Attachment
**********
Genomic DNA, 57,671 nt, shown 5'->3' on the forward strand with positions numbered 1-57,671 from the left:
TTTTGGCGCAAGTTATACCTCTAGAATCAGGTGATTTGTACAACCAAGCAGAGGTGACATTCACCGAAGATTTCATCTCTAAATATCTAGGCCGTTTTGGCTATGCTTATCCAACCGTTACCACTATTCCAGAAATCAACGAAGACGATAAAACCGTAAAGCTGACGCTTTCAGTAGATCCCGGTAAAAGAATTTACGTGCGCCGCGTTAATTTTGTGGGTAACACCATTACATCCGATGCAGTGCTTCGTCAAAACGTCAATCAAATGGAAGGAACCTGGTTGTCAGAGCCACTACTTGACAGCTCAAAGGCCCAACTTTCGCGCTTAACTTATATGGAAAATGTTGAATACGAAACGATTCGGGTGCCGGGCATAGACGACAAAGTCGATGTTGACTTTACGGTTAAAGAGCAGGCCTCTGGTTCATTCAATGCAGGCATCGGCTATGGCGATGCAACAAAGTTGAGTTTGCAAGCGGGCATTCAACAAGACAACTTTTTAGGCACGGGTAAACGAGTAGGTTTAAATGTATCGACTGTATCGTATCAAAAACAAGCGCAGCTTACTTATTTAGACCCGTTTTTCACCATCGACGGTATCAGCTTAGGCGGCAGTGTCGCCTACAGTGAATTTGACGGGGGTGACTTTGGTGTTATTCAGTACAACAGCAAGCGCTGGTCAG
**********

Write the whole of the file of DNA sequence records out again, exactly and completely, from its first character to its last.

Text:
Genomic DNA, 57,671 nt, shown 5'->3' on the forward strand with positions numbered 1-57,671 from the left:
TTTTGGCGCAAGTTATACCTCTAGAATCAGGTGATTTGTACAACCAAGCAGAGGTGACATTCACCGAAGATTTCATCTCTAAATATCTAGGCCGTTTTGGCTATGCTTATCCAACCGTTACCACTATTCCAGAAATCAACGAAGACGATAAAACCGTAAAGCTGACGCTTTCAGTAGATCCCGGTAAAAGAATTTACGTGCGCCGCGTTAATTTTGTGGGTAACACCATTACATCCGATGCAGTGCTTCGTCAAAACGTCAATCAAATGGAAGGAACCTGGTTGTCAGAGCCACTACTTGACAGCTCAAAGGCCCAACTTTCGCGCTTAACTTATATGGAAAATGTTGAATACGAAACGATTCGGGTGCCGGGCATAGACGACAAAGTCGATGTTGACTTTACGGTTAAAGAGCAGGCCTCTGGTTCATTCAATGCAGGCATCGGCTATGGCGATGCAACAAAGTTGAGTTTGCAAGCGGGCATTCAACAAGACAACTTTTTAGGCACGGGTAAACGAGTAGGTTTAAATGTATCGACTGTATCGTATCAAAAACAAGCGCAGCTTACTTATTTAGACCCGTTTTTCACCATCGACGGTATCAGCTTAGGCGGCAGTGTCGCCTACAGTGAATTTGACGGGGGTGACTTTGGTGTTATTCAGTACAACAGCAAGCGCTGGTCAG